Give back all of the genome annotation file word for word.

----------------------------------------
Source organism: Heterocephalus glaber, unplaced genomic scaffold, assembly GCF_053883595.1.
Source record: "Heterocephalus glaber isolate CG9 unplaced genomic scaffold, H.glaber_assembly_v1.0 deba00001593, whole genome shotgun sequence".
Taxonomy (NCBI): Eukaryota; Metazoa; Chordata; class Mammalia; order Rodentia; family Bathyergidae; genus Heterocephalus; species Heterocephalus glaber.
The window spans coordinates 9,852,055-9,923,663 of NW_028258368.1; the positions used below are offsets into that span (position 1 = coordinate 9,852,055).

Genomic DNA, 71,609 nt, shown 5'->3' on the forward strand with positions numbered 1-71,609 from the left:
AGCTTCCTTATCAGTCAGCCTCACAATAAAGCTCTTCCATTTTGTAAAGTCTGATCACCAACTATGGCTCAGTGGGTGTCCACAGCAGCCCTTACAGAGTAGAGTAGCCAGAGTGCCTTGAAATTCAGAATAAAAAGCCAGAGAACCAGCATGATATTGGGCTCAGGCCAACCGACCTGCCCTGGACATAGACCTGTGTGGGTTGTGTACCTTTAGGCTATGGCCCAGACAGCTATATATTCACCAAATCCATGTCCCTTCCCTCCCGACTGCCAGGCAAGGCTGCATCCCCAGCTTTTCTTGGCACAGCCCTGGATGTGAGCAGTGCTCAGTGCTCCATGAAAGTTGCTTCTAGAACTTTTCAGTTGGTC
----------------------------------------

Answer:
Source organism: Heterocephalus glaber, unplaced genomic scaffold, assembly GCF_053883595.1.
Source record: "Heterocephalus glaber isolate CG9 unplaced genomic scaffold, H.glaber_assembly_v1.0 deba00001593, whole genome shotgun sequence".
Taxonomy (NCBI): Eukaryota; Metazoa; Chordata; class Mammalia; order Rodentia; family Bathyergidae; genus Heterocephalus; species Heterocephalus glaber.
The window spans coordinates 9,852,055-9,923,663 of NW_028258368.1; the positions used below are offsets into that span (position 1 = coordinate 9,852,055).

Genomic DNA, 71,609 nt, shown 5'->3' on the forward strand with positions numbered 1-71,609 from the left:
AGCTTCCTTATCAGTCAGCCTCACAATAAAGCTCTTCCATTTTGTAAAGTCTGATCACCAACTATGGCTCAGTGGGTGTCCACAGCAGCCCTTACAGAGTAGAGTAGCCAGAGTGCCTTGAAATTCAGAATAAAAAGCCAGAGAACCAGCATGATATTGGGCTCAGGCCAACCGACCTGCCCTGGACATAGACCTGTGTGGGTTGTGTACCTTTAGGCTATGGCCCAGACAGCTATATATTCACCAAATCCATGTCCCTTCCCTCCCGACTGCCAGGCAAGGCTGCATCCCCAGCTTTTCTTGGCACAGCCCTGGATGTGAGCAGTGCTCAGTGCTCCATGAAAGTTGCTTCTAGAACTTTTCAGTTGGTC